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Thirteen killed in explosion at Thai fireworks factory

Ayutthaya, Oct 3 (TNA) - A powerful explosion at a fireworks factory in central province of Ayutthaya Sunday afternoon killed 13 people and injured three others, police said.

All the dead and injured were from the factory.

According to preliminary investigation, about 16-20 workers were at the Boonlue fireworks factory when the blast occurred. The explosion flattened the factory.The three injured workers were hospitalized.

Official said the factory was operating illegally after having had its license revoked last year following an earlier explosion.

Police blamed "carelessness" for the blast. They suspected the accident may have been the result of increased fireworks production at the factory to complete orders ahead of Loi Krathong festival.(TNA)--E001

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14 dead in Thailand fireworks fire


BANGKOK, Thailand (AP) -- A massive explosion at a fireworks factory in central Thailand has killed 14 people, including a 4-year-old boy, and injured two others, a police official said.

About 20 workers were at the Boonlue fireworks factory in the ancient Thai capital of Ayuthaya when the blast occurred Sunday afternoon, causing the building's roof to collapse, police Maj. Gen. Wanchai Thanakit said. The two injured workers were hospitalized.

The factory was operating illegally after having had its license revoked last year following an earlier explosion, he told reporters.

Police are investigating the cause of the accident, Wanchai said.

Further details were not immediately available, including the identity of the 4-year-old boy.

Ayuthaya is about 70 kilometers (44 miles) north of Bangkok.

--CNN 2004-10-03

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FIREWORKS TRAGEDY: Mysteryblasts at factory kill 10

Nearby residences damaged; authorities at odds over whether operation was legal

At least 10 people were killed and three others injured in explosions that destroyed a fireworks factory in Muang district yesterday afternoon, officials and police said.

All the dead and injured worked at the now-flattened Boonleur factory in Tambon Baan Koh. The blasts, which occurred at around 3pm, also damaged seven houses and caused panicked residents to flee their homes.

The cause of the explosions remained unknown last night, while the provincial governor and the Department of Industrial Works further confused matters by giving contradictory reports on whether the factory was properly licensed.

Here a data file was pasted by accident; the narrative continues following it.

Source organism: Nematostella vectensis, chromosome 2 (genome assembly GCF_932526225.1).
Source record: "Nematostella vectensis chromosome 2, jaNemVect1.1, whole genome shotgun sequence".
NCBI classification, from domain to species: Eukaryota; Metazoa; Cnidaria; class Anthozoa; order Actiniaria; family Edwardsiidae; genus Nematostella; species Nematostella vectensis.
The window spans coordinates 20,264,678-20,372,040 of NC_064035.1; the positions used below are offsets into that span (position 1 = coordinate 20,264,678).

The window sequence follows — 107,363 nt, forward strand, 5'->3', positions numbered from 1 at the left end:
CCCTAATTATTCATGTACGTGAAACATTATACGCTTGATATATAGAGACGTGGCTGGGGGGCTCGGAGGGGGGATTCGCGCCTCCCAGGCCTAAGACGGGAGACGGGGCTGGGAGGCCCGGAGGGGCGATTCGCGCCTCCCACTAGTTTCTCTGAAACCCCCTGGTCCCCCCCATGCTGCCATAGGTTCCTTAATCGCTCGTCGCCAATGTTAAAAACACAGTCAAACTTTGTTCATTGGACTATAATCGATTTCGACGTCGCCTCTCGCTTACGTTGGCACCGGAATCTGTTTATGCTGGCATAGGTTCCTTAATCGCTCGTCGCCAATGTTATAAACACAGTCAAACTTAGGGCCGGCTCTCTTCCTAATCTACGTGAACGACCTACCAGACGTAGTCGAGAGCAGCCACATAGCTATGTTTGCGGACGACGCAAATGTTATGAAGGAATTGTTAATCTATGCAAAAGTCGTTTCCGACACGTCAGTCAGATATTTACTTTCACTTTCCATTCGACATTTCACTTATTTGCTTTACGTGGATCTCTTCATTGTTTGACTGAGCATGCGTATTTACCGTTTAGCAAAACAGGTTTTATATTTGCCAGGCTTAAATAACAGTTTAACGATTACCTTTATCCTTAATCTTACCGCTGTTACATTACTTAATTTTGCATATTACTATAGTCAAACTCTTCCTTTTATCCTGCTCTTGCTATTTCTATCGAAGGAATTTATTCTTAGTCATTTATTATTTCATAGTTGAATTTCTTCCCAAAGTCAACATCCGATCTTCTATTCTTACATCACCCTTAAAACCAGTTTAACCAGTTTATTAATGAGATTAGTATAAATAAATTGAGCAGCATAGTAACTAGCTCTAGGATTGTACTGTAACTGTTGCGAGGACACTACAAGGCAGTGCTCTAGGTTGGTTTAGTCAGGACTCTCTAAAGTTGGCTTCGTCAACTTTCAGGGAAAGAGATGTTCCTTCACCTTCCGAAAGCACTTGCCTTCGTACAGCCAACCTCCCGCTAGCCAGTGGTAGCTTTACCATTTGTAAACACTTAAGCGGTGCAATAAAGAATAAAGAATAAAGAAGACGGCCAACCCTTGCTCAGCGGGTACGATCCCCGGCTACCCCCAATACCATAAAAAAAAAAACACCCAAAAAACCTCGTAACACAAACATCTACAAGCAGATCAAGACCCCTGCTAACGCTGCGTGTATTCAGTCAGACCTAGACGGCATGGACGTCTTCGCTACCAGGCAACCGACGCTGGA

Governor Somsak Kaewsutthi said the owner of the Bt2-million factory was granted a licence in 1990 and renewed it one month ago. But the department’s director-general, Ruangsak Ngarmsompak, insisted the factory was operating illegally and questioned why the plant was situated so close to a residential estate.

“I was watching television when I heard a loud boom that shook the ground,” said Thana Pothitawin, 21, who lives 200 metres from the site. “I got up and saw fire engulfing the factory. Then came another blast – the impact of which damaged one side of my house. I jumped out of the house, breaking my left arm in the process, and ran for my life.”

Police said the intensity of the blast was making it hard to identify the victims. Initial reports put the toll at seven men and three women, with more casualties expected.

Villager Prasith Thotawin said he arrived at the site to find four youths aged between 13 and 15 with severe burns and helped rush them to a nearby hospital.

The factory moved to its current location from a different site on the same road over a decade ago after

the original building was destroyed in a similar accident, said Industrial Works official Prasert Tapineeyanguru.

A villager who asked not to be named said the previous incident killed four people, prompting many neighbours to reinforce their homes with “bunker walls” to cushion the impact of any subsequent blasts.

“The factory was quite big – about 700-800 square metres – which made me wonder why it was so close to the community,” said Ruangsak. The factory compound was completely flattened and charred debris littered surrounding fields.

The aftershock from yesterday’s blasts rocked Kohkaew Temple a kilometre away.

“It struck my kuti [living quarters] and things began falling off the walls,” said one of the temple’s monks.

Police suspect the accident may have been the result of the company’s rush to increase production to satisfy heavy orders ahead of the Loi Krathong festival on November 26.

Some officials also believed that drilling work to establish a large water container in a nearby area could have caused the explosions.

Setting up a fireworks factory requires approval from the Defence, Interior and Industry ministries. It was disclosed late last night that the owner of the Boonleur factory, Boonleur Imsuwan, 52, received approval from the Defence and Interior ministries but not the Industry Ministry.

Police were yesterday interrogating Boonleur, who could face up to two years in jail if he is found guilty of operating the factory illegally.

Of the dozens of workers employed there, it remains unclear how many were present when the explosions took place.

--The Nation 2004-10-03

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